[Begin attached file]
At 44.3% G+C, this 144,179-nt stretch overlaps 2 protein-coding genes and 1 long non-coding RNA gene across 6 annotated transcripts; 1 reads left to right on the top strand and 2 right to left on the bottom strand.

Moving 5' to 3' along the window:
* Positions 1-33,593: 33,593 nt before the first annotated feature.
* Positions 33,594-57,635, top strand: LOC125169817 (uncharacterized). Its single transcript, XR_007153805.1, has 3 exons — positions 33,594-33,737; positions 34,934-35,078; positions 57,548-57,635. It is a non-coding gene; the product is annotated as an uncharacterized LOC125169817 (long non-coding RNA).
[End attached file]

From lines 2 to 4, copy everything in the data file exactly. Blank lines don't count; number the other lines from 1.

Moving 5' to 3' along the window:
* Positions 1-33,593: 33,593 nt before the first annotated feature.
* Positions 33,594-57,635, top strand: LOC125169817 (uncharacterized). Its single transcript, XR_007153805.1, has 3 exons — positions 33,594-33,737; positions 34,934-35,078; positions 57,548-57,635. It is a non-coding gene; the product is annotated as an uncharacterized LOC125169817 (long non-coding RNA).